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Antigua Guatemala
Posted by: HoboSylvain | 2014-06-03 18:38:05 | Antigua Guatemala, Sacatepequez, Guatemala
Keywords: UNESCO
If the mythological Phoenix that was born again from the ashes of its predecessor was a city, it would be Antigua. That city was wiped out on many occasions by earthquakes of magnitudes estimated around 7.4 and 7.5 on current Richter scale. The first time was in 1717 which wiped out most of the city and killed hundreds of people. In 1773, another long series of earthquakes again destroyed almost all the city and at least 600 died right during the first quakes, with at least the same number in the following months due to starvation. After the 1773 quakes, Antigua lost its title of capital which was moved to current Guatemala City. Yet, despite those two horrible disasters, Antigua rose again to become a jewel of Central America.

After the 1717 quakes, the city was rebuilt using the Italian Renaissance grid system and the architecture was a mix of that Italian style with the Spanish colonial style, yielding a very rich and unique blend of influences. Most of those wonders were totally destroyed by the 1773 quakes. It then took a while however for the city to recover, mostly because by 1776 most of the city was abandoned and left to be forgotten for nearly a century before the real recovery began to reproduce what was destroyed.

Very few of the pre-1773 structures are still standing, only a handful are still used after very extensive renovations, one of the largest and most impressive is the convent of the Capucinas (1736), pictured on top. There's also the Pared church with its extraordinary painted ornaments on the front.



An icon of Antigua




It stands proud today

Just walking in the streets is a real pleasure because it is full of colours, on the buildings and with the handcrafts, the streets are wide (thanks to Italian design as opposed to Spanish one) and the cobblestones do add a very special charm to the place. Although yellow dominates the city's palette, it's not the only colour you'll see. It's the rainy season here now, so it rains every day... not good for pictures normally, but I was able to get a few good ones like the one above of the arch seeing a volcano through the opening... and in the water puddle on the ground.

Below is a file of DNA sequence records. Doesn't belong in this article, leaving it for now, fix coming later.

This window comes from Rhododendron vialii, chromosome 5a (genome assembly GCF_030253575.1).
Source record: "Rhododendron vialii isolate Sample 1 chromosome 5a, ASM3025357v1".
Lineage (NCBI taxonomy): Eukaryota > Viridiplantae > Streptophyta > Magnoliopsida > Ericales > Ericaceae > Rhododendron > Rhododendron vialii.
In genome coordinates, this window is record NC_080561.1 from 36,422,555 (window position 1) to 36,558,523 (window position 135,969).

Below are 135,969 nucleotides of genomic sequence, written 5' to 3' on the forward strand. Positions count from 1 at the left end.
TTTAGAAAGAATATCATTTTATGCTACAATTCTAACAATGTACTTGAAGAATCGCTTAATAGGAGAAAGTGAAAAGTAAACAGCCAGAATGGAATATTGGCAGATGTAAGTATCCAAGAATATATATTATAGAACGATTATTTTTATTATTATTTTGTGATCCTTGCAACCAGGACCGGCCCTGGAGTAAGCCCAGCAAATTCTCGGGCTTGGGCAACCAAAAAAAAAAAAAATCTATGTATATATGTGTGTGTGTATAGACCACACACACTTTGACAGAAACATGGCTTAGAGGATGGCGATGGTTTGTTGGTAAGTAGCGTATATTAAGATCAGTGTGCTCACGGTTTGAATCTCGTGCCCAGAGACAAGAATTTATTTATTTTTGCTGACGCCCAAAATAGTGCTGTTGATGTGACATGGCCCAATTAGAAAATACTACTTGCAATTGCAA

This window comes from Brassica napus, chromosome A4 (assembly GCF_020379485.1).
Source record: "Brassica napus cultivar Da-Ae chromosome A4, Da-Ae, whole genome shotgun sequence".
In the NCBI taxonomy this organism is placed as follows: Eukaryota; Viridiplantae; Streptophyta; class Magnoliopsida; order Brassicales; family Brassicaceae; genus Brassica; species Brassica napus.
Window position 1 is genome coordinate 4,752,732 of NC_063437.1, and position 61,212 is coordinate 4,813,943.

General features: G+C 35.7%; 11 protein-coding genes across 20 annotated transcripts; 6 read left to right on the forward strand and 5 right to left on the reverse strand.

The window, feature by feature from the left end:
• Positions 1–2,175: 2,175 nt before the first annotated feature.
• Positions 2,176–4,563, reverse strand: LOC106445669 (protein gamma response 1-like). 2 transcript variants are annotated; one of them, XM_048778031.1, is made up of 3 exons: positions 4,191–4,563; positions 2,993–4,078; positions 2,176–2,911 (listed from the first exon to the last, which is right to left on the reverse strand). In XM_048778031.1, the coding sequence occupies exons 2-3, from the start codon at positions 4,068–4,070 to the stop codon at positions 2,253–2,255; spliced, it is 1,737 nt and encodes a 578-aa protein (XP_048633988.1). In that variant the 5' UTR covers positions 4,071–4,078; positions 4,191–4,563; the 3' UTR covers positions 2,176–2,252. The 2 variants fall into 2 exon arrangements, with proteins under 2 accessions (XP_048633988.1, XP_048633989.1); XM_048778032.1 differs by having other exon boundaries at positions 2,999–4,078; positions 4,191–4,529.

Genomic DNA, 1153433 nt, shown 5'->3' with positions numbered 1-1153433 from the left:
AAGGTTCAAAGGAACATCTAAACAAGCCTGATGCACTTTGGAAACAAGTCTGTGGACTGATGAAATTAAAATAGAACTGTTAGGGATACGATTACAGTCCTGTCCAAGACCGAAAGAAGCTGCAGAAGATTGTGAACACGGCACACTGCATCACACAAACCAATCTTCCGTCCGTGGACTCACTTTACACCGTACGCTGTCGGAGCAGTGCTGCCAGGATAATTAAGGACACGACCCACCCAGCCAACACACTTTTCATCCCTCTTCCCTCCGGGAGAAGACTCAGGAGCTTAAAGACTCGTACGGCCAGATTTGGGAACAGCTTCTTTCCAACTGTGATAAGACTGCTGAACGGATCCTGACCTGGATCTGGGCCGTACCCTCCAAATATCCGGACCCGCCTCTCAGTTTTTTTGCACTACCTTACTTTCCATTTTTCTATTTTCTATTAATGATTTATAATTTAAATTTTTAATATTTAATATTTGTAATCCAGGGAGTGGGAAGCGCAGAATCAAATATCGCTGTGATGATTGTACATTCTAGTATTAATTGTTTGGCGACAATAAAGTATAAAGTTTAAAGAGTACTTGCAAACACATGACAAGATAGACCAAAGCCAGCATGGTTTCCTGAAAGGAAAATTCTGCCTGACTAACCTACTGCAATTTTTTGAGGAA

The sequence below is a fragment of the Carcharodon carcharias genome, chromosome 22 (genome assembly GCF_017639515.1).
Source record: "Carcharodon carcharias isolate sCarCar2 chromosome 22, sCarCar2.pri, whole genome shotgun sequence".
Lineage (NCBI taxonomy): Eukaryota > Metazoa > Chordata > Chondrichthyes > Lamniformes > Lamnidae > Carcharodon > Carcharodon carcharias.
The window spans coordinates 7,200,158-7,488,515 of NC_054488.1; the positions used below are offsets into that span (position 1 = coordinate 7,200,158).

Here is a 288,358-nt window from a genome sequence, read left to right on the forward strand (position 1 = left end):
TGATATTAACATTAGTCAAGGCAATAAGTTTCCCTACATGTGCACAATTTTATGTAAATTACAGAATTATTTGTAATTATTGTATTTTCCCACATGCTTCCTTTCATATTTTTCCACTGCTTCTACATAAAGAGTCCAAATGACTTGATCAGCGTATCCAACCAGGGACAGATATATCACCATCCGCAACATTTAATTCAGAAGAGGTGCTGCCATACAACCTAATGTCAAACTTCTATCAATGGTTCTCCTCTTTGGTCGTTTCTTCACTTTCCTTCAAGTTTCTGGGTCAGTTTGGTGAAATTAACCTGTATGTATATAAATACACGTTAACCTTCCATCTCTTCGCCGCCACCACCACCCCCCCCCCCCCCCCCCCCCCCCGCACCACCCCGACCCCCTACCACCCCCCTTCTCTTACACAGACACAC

It was added to the World Heritage List in 1979, same year as Tikal. Much like Morelia in Mexico's Michoacan state, Antigua faces challenges in terms of authenticity and preservation. Many new buildings are built to look like old colonial ones... impacting the original look. Some were also built within the standing walls of ruins... again impacting greatly the preservation. Antigua doesn't protect well the remnants of the pre-quakes architecture, only a few structures can be visited without much information. The city concentrates on the replication of the colonial style that has made its signature and is attracting tourists from around the world. Antigua is a very very very touristic city, it's stunning to see how many gringos are in the streets. You can also see it indirectly by the number of street vendors and the HUGE handcraft market which has to be the largest souvenir shop in the country.


One of the few spots with handcrafts sellers.


Antigua is also famous today for its Spanish schools for foreigners, but much like San Miguel de Allende in Mexico, there are so many gringos here and the shopkeepers are so enclined to speak English with you that it's hard to actually practice Spanish here. A rich and wonderful city to visit... but the enjoyment brought by the rich architecture is dimmed by overwhelming presence of tourists.


Related posts:
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Modern Ensemble of Pampulha
Cuenca
Isla de la plata
San Agustin site

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